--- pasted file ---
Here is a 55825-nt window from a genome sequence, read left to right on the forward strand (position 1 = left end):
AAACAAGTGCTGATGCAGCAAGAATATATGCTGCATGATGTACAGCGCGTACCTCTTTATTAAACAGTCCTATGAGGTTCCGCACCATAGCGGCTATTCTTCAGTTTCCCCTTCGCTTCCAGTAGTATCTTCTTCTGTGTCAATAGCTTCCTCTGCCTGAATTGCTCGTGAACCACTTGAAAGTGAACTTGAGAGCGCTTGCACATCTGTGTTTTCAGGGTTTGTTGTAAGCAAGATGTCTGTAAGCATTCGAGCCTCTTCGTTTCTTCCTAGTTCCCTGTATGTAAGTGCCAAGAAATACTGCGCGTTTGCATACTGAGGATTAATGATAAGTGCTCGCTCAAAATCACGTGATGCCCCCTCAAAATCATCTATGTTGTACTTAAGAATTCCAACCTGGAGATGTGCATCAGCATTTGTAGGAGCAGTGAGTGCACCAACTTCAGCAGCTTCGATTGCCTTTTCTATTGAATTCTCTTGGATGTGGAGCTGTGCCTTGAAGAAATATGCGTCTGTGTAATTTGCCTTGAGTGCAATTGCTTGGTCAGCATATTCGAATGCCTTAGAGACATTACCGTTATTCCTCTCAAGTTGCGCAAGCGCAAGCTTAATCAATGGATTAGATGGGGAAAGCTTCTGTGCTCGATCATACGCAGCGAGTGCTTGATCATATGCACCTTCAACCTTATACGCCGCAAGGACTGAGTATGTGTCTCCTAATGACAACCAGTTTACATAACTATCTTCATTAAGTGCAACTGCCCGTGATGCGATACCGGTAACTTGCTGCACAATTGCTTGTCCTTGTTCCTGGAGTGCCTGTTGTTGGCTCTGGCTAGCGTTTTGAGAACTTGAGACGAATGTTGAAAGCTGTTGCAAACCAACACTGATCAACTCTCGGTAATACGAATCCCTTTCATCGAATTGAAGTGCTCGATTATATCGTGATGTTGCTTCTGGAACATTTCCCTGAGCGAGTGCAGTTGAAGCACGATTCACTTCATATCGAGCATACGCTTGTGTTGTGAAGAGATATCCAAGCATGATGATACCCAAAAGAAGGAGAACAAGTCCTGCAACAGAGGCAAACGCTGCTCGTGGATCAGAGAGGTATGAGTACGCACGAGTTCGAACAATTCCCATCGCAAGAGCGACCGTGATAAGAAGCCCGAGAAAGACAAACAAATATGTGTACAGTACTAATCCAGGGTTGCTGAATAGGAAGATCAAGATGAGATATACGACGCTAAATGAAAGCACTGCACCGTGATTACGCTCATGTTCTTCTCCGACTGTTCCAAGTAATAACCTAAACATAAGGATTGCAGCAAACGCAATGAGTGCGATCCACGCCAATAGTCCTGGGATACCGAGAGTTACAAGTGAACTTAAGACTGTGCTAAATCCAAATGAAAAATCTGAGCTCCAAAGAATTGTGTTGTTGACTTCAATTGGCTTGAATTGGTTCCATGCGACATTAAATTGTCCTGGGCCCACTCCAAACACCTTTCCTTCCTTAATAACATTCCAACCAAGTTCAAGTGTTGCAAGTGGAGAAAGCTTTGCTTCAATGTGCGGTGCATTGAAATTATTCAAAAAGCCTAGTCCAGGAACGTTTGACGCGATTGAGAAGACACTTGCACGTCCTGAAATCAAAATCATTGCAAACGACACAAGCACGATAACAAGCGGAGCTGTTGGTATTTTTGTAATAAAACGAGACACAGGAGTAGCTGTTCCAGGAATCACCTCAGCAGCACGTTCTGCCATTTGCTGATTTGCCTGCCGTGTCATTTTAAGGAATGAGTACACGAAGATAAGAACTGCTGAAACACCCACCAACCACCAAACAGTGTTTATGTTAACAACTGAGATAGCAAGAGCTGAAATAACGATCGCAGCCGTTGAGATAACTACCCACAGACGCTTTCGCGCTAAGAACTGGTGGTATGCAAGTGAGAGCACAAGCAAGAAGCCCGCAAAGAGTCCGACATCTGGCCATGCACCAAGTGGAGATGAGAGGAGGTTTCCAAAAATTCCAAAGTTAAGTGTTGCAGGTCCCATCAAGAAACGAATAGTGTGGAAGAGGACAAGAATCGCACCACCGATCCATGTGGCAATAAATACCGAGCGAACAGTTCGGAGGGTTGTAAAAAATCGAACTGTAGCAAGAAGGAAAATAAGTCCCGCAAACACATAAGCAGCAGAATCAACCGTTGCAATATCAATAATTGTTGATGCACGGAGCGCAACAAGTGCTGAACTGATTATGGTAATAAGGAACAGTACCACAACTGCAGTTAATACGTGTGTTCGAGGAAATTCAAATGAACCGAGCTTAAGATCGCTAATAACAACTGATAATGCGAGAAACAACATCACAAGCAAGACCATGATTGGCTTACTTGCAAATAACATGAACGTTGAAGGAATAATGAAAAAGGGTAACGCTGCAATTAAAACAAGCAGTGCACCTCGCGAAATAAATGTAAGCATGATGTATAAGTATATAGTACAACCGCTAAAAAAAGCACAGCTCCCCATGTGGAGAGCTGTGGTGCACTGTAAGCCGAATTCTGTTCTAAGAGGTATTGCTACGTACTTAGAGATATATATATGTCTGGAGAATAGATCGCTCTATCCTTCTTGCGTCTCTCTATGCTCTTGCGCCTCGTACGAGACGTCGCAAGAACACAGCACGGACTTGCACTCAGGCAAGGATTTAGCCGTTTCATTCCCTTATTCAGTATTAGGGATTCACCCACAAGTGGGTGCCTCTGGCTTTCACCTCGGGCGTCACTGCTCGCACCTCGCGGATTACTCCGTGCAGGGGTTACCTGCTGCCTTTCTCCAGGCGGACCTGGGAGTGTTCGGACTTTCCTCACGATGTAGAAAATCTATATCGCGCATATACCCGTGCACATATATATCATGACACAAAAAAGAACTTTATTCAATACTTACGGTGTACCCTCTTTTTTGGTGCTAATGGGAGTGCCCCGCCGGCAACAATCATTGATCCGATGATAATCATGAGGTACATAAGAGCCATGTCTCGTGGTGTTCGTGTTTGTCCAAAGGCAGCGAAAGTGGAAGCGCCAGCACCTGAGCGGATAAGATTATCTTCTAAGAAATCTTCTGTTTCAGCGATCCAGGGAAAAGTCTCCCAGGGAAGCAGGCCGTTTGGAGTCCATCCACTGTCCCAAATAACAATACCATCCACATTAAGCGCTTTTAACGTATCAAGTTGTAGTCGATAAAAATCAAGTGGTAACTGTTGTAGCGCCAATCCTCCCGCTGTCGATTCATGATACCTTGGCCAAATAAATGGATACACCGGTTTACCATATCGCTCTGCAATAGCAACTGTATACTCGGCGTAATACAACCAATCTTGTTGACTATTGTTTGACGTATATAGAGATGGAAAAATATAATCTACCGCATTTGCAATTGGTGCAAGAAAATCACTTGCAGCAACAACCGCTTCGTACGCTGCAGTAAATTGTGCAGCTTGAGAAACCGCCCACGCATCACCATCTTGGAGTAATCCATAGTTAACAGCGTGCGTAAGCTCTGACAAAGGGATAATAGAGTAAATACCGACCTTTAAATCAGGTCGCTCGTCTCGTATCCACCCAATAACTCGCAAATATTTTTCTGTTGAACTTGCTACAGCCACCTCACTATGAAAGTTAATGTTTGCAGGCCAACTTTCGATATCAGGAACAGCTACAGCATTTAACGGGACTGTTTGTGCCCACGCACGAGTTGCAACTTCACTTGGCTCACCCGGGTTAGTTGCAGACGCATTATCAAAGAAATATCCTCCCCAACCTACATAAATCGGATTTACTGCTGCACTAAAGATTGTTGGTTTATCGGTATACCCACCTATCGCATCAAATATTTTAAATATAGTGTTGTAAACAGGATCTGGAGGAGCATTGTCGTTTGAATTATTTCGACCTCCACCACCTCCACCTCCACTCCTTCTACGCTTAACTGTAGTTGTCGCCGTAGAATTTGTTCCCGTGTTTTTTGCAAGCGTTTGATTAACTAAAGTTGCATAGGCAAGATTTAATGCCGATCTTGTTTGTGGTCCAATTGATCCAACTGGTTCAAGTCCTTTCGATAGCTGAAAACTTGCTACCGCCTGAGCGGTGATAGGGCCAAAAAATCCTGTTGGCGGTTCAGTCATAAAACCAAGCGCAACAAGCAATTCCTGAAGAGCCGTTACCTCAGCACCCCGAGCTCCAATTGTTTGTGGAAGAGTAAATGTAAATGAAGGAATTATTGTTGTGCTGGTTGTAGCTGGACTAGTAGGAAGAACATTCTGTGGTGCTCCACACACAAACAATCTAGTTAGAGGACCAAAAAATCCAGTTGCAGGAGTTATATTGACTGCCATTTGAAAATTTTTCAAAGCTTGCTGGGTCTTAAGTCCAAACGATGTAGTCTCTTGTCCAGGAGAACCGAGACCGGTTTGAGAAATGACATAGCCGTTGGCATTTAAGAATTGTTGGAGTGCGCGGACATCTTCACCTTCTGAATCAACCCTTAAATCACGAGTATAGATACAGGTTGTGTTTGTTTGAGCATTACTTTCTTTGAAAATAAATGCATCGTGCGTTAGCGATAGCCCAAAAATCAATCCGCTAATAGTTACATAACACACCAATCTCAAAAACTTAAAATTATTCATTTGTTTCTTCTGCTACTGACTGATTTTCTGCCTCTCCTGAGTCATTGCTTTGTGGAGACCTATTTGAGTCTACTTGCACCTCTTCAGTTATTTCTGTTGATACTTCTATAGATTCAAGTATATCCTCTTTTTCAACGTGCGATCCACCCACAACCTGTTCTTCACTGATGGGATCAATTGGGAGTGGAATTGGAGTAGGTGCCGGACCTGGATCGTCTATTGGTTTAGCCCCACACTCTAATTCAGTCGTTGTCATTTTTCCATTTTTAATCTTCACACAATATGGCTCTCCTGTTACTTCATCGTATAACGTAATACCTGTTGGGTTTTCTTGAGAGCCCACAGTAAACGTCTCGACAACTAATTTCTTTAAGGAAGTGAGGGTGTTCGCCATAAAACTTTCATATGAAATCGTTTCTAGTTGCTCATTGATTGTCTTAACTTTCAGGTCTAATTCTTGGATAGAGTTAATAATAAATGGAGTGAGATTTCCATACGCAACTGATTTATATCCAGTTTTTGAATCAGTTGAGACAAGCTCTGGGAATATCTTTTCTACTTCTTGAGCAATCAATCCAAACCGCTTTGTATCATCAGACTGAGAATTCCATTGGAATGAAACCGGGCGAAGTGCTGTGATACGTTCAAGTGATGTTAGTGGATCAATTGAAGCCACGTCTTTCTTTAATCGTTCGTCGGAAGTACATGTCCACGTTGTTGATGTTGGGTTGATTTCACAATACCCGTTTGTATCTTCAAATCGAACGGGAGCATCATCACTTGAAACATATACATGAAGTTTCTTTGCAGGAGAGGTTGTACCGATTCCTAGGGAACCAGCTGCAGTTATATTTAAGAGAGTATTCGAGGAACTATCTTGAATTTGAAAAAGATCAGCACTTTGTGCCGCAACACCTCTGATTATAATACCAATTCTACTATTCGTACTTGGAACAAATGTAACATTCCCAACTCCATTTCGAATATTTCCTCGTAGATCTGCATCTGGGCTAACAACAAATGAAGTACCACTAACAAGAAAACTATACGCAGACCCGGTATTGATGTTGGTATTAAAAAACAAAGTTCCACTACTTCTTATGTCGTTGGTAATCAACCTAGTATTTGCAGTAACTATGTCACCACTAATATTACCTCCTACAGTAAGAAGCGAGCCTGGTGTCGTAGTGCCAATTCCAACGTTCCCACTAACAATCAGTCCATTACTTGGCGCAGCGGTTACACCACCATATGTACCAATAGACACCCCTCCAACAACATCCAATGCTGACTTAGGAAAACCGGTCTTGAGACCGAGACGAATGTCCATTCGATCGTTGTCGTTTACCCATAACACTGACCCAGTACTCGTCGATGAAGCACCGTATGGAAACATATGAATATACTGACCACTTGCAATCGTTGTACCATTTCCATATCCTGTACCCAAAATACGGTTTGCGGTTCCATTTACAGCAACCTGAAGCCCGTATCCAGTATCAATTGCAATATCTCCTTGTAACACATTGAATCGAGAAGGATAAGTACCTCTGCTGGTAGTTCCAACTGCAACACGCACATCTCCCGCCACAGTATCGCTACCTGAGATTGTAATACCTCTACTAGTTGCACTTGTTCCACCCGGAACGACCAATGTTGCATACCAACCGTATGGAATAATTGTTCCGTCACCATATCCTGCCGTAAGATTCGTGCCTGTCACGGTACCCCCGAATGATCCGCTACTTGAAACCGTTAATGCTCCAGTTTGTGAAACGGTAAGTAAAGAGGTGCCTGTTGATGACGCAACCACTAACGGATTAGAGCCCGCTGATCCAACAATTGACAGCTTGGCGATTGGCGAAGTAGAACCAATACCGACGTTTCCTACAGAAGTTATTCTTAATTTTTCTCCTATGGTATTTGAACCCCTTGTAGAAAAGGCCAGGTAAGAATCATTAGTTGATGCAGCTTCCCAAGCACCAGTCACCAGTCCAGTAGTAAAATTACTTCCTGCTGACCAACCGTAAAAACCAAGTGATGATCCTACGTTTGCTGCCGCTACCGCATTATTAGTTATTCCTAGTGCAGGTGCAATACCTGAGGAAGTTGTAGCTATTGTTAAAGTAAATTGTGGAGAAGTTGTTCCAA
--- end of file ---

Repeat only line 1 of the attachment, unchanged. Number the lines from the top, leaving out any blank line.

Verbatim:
Here is a 55825-nt window from a genome sequence, read left to right on the forward strand (position 1 = left end):